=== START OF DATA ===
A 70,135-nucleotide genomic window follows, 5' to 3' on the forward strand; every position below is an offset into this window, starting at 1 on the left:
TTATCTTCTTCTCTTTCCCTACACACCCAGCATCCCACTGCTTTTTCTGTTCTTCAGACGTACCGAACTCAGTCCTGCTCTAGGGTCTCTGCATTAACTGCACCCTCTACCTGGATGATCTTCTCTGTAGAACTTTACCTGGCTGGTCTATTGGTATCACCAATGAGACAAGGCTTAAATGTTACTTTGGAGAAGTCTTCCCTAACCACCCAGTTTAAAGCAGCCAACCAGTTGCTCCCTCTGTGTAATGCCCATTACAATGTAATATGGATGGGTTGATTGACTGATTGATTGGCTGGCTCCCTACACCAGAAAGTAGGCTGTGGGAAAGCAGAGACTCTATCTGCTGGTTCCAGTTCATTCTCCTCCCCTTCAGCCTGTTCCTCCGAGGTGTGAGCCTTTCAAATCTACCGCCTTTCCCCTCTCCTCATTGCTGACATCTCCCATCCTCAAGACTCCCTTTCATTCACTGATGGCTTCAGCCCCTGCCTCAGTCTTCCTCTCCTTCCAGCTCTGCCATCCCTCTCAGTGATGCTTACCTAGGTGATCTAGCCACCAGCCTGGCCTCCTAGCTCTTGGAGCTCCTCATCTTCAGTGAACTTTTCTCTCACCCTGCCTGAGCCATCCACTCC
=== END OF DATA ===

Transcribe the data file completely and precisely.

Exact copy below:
A 70,135-nucleotide genomic window follows, 5' to 3' on the forward strand; every position below is an offset into this window, starting at 1 on the left:
TTATCTTCTTCTCTTTCCCTACACACCCAGCATCCCACTGCTTTTTCTGTTCTTCAGACGTACCGAACTCAGTCCTGCTCTAGGGTCTCTGCATTAACTGCACCCTCTACCTGGATGATCTTCTCTGTAGAACTTTACCTGGCTGGTCTATTGGTATCACCAATGAGACAAGGCTTAAATGTTACTTTGGAGAAGTCTTCCCTAACCACCCAGTTTAAAGCAGCCAACCAGTTGCTCCCTCTGTGTAATGCCCATTACAATGTAATATGGATGGGTTGATTGACTGATTGATTGGCTGGCTCCCTACACCAGAAAGTAGGCTGTGGGAAAGCAGAGACTCTATCTGCTGGTTCCAGTTCATTCTCCTCCCCTTCAGCCTGTTCCTCCGAGGTGTGAGCCTTTCAAATCTACCGCCTTTCCCCTCTCCTCATTGCTGACATCTCCCATCCTCAAGACTCCCTTTCATTCACTGATGGCTTCAGCCCCTGCCTCAGTCTTCCTCTCCTTCCAGCTCTGCCATCCCTCTCAGTGATGCTTACCTAGGTGATCTAGCCACCAGCCTGGCCTCCTAGCTCTTGGAGCTCCTCATCTTCAGTGAACTTTTCTCTCACCCTGCCTGAGCCATCCACTCC